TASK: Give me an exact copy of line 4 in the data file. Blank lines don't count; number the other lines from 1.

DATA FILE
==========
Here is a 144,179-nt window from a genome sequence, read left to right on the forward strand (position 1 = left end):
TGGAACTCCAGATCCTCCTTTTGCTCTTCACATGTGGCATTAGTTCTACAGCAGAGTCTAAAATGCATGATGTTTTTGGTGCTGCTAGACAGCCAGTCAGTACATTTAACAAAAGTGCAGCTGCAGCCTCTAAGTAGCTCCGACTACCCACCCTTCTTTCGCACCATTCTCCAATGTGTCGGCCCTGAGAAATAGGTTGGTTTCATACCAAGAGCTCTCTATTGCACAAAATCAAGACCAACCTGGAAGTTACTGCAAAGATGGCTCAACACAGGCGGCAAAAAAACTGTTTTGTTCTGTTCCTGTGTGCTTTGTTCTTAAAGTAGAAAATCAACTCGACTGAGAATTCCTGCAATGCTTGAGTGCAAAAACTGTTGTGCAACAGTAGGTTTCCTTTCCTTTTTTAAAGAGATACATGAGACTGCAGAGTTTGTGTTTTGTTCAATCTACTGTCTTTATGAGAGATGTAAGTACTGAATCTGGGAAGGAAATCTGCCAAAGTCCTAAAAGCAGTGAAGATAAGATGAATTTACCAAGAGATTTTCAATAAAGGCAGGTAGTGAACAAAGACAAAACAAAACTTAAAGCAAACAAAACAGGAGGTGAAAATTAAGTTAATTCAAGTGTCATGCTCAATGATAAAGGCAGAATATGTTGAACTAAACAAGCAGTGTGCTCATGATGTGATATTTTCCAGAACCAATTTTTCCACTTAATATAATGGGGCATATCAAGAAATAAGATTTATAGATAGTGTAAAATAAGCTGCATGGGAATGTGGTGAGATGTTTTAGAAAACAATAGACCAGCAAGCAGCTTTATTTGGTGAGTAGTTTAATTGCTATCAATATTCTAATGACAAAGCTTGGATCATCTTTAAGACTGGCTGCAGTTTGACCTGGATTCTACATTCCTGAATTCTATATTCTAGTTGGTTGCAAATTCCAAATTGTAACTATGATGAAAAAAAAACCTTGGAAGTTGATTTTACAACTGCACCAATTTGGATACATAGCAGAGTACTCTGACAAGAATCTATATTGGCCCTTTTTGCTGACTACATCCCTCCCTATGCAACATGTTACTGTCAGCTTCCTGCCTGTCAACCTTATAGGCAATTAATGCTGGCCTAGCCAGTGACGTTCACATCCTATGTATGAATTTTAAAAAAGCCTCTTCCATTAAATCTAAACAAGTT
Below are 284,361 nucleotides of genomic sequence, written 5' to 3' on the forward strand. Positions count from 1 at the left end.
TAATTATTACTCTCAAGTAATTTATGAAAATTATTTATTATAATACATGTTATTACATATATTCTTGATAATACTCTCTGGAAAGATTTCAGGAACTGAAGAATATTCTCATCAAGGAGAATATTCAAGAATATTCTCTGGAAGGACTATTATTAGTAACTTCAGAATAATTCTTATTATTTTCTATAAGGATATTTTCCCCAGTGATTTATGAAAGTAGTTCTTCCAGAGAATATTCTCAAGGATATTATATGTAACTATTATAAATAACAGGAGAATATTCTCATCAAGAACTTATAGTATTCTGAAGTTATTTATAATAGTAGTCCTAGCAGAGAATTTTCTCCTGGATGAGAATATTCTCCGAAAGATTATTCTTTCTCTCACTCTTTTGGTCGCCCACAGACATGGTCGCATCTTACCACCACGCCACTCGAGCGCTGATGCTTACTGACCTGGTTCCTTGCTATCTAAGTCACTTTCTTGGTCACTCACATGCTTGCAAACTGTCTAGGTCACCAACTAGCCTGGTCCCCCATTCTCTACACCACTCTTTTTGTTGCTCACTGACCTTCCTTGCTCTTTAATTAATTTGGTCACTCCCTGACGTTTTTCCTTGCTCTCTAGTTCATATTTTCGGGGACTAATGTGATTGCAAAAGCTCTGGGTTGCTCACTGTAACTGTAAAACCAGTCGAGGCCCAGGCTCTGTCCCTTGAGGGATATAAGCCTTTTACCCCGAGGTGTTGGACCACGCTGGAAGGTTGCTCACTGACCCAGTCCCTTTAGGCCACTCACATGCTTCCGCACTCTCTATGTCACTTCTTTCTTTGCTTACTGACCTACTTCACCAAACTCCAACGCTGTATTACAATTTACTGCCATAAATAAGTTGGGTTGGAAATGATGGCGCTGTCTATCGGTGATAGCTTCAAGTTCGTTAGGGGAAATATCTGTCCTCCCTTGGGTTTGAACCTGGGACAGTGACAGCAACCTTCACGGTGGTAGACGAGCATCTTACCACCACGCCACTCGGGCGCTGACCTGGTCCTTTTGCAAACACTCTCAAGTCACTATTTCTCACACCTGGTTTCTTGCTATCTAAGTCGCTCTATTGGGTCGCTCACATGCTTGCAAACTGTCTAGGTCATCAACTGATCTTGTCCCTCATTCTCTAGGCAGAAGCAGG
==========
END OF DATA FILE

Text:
TAATTATTACTCTCAAGTAATTTATGAAAATTATTTATTATAATACATGTTATTACATATATTCTTGATAATACTCTCTGGAAAGATTTCAGGAACTGAAGAATATTCTCATCAAGGAGAATATTCAAGAATATTCTCTGGAAGGACTATTATTAGTAACTTCAGAATAATTCTTATTATTTTCTATAAGGATATTTTCCCCAGTGATTTATGAAAGTAGTTCTTCCAGAGAATATTCTCAAGGATATTATATGTAACTATTATAAATAACAGGAGAATATTCTCATCAAGAACTTATAGTATTCTGAAGTTATTTATAATAGTAGTCCTAGCAGAGAATTTTCTCCTGGATGAGAATATTCTCCGAAAGATTATTCTTTCTCTCACTCTTTTGGTCGCCCACAGACATGGTCGCATCTTACCACCACGCCACTCGAGCGCTGATGCTTACTGACCTGGTTCCTTGCTATCTAAGTCACTTTCTTGGTCACTCACATGCTTGCAAACTGTCTAGGTCACCAACTAGCCTGGTCCCCCATTCTCTACACCACTCTTTTTGTTGCTCACTGACCTTCCTTGCTCTTTAATTAATTTGGTCACTCCCTGACGTTTTTCCTTGCTCTCTAGTTCATATTTTCGGGGACTAATGTGATTGCAAAAGCTCTGGGTTGCTCACTGTAACTGTAAAACCAGTCGAGGCCCAGGCTCTGTCCCTTGAGGGATATAAGCCTTTTACCCCGAGGTGTTGGACCACGCTGGAAGGTTGCTCACTGACCCAGTCCCTTTAGGCCACTCACATGCTTCCGCACTCTCTATGTCACTTCTTTCTTTGCTTACTGACCTACTTCACCAAACTCCAACGCTGTATTACAATTTACTGCCATAAATAAGTTGGGTTGGAAATGATGGCGCTGTCTATCGGTGATAGCTTCAAGTTCGTTAGGGGAAATATCTGTCCTCCCTTGGGTTTGAACCTGGGACAGTGACAGCAACCTTCACGGTGGTAGACGAGCATCTTACCACCACGCCACTCGGGCGCTGACCTGGTCCTTTTGCAAACACTCTCAAGTCACTATTTCTCACACCTGGTTTCTTGCTATCTAAGTCGCTCTATTGGGTCGCTCACATGCTTGCAAACTGTCTAGGTCATCAACTGATCTTGTCCCTCATTCTCTAGGCAGAAGCAGG